The message on front page of Motrin has changed, but the original message speaks volumes. Motrin might have missed the mark on targeting moms, but they do understand crisis communication reasonably well and have made some effort to start making amends with some individuals direct.
"With regard to the recent Motrin advertisement, we have heard you. On behalf of McNeil Consumer Healthcare and all of us who work on the Motrin Brand, please accept our apology. ... We are in the process of removing this ad from all media."
The advertisement, if you did not see it, was a snarky play on the idea that moms who use baby carriers and slings are making a fashion statement that "totally makes me look like an official mom." The adverse response — that many moms, most writing on Twitter, were upset by the advertisement — was driven home when the first rebuttal YouTube video went up over the weekend. In sum, Motrin offended a large segment of moms who use baby carriers.
The Motrin Ad Reaction
Not everyone sees it that way. With just more than 1,000 votes in a USA Today blog, only 31 percent of the respondents said that the ad went too far. A few people, claiming to be moms, say they do wear their baby as a fashion statement. Steve Hall at AdRants speculated that America has lost its sense of humor. Dave Winer, who helped pioneer weblogs and was offended by Sarah Palin praising the patriotism of small towns, seemed offended by those offended, saying "Advice for the angry mob: Pick your battles. This is stupid."
On the other end of the spectrum, public relations professionals and communicators were all considering how Motrin might have avoided the crisis all together. Focus groups seem to be a popular choice. But as Frank Martin correctly points out, focus groups only deliver a "maybe."
Monitoring consumers was also a popular solution since it took some time before Motrin knew there was a real problem. Lisa Hoffman and Mack Collier made this case, though it didn't address how the problem could have been avoided. Even with monitoring, the ad was still a keg of gunpowder, playing and waiting for one or two or three voices to spark a social media explosion.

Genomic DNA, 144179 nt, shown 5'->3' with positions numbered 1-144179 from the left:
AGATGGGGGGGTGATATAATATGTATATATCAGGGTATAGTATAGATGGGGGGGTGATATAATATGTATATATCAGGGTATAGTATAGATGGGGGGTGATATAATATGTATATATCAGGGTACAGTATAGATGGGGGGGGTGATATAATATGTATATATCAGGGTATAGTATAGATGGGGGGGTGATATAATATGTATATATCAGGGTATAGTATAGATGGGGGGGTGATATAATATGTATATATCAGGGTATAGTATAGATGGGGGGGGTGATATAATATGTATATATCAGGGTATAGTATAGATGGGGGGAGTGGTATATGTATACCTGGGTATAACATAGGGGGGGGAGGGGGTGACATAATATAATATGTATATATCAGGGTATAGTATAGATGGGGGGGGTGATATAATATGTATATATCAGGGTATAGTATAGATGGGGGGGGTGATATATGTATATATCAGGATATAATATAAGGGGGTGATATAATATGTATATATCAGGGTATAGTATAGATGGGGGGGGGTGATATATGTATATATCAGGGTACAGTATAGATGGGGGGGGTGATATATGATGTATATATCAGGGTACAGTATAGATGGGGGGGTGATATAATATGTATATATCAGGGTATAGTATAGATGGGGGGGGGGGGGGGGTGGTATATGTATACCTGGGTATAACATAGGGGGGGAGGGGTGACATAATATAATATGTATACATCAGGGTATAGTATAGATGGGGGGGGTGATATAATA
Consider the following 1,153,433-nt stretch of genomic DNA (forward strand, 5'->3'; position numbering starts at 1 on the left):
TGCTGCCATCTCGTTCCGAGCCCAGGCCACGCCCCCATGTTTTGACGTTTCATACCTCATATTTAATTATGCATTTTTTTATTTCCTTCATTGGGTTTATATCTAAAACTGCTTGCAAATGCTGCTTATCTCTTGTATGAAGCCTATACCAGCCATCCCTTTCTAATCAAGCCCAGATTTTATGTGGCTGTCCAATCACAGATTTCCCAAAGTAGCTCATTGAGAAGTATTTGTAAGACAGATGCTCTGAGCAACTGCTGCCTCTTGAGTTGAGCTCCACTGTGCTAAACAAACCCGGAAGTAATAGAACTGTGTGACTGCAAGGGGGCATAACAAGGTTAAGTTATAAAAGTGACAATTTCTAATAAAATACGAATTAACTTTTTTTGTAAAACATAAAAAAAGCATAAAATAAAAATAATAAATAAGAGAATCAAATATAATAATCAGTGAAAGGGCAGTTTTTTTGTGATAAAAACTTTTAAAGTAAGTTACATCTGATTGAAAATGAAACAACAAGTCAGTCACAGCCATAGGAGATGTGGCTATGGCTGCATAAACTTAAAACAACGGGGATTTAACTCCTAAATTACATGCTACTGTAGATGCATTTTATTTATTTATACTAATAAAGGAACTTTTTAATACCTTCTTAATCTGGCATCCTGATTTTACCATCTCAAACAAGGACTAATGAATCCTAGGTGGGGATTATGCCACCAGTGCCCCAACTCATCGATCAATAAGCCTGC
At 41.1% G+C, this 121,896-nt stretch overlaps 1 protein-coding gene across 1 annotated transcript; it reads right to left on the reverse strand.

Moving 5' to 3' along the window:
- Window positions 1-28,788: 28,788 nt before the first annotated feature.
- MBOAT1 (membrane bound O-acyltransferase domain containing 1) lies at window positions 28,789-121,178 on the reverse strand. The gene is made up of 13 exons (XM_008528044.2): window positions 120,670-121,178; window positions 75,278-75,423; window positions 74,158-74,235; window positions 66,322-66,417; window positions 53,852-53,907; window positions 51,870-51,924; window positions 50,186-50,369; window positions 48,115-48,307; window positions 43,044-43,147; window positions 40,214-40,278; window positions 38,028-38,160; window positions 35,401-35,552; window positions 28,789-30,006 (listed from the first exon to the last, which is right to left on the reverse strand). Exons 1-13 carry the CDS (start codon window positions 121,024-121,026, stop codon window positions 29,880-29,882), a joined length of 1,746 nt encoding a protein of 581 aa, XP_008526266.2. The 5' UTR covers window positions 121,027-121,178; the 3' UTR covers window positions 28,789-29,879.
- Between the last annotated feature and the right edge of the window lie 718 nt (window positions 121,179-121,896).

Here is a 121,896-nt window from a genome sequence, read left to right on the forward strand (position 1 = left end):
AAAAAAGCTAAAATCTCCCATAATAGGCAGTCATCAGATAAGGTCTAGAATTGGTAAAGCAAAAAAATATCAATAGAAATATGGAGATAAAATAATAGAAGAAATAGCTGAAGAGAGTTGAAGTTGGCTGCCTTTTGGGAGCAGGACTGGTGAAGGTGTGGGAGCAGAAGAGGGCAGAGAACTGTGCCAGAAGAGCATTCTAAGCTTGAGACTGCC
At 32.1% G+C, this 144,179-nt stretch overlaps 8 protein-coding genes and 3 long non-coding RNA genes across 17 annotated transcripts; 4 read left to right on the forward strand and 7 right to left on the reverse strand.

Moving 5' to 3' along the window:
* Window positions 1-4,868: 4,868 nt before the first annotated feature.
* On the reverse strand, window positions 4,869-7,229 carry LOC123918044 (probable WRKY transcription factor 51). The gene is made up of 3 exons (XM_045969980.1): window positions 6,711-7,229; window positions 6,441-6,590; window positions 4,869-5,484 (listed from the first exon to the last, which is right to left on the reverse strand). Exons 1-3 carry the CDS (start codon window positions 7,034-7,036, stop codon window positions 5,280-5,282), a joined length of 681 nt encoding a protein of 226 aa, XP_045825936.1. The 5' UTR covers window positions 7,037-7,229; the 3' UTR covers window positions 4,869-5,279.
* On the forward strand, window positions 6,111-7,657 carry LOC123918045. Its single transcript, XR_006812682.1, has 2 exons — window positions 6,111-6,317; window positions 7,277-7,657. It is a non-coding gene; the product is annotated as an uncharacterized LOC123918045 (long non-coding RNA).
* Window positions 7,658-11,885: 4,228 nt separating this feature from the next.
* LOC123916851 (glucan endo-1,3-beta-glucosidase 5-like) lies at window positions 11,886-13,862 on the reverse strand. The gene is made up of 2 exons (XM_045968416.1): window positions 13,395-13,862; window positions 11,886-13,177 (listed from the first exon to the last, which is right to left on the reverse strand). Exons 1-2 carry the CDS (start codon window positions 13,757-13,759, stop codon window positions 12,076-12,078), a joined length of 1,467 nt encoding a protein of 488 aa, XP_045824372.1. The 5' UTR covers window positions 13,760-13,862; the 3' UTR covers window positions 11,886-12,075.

David Armano made some good observations too, including that Motrin's Web site was down for far too long while its communication team coordinated a response. The down time only fueled speculation that the site was either mobbed by traffic, presumably angry moms, or the company was "hiding" (neither was true).
The Reality of the Motrin Case Study.
While it might seem so on the surface, this case study is not at all similar to Mars Inc., Nike, Heinz, or Verizon, all of which were forced to react to varied activist groups that considered their advertisements offensive. On the contrary, Motrin missed the mark on the very target audience it was trying to reach.
In fact, the only thing that may have prevented the advertisement (which ad folks generally loved) from being produced would have been common sense. One person needed to ask the right question. That's right. No focus groups or consumer monitoring would have been needed if even just one person had asked the obvious.
Do these 'baby wearing' moms identify with it being a fashion statement or do they identify it with bonding to their babies?"
Imagine how one simple question may have changed the direction of the entire creative brief. As refreshingly snarky as many (especially ad guys and gals) thought the online ad really was, copywriters must always consider the audience first. If you cannot connect with them, you're dead and your is client too. It's about that simple and it has always been that simple.
"Our business is infested with idiots who try to impress by using pretentious jargon." — David Ogilvy
Sure, any of us who write copy for this ad and that ad, might come up with something funny to push around the office and chuckle about. But the fundamental objective of advertising is not to be self-congratulatory about our ability to amuse and bemuse our peers and spectators. The real work is about balancing the messages that stand out while connecting with the audience we are trying to reach. Usually, that doesn't include poking fun at the qualities the audience holds most dear, like baby bonding in this case.
So am I saying humor doesn't work? Sure it does. Check out the parody ad Ike Piggot found and posted in support of his idea for a Motrin's "spoof our goof" contest. Maybe that is what the doctor ordered. It relaxed me.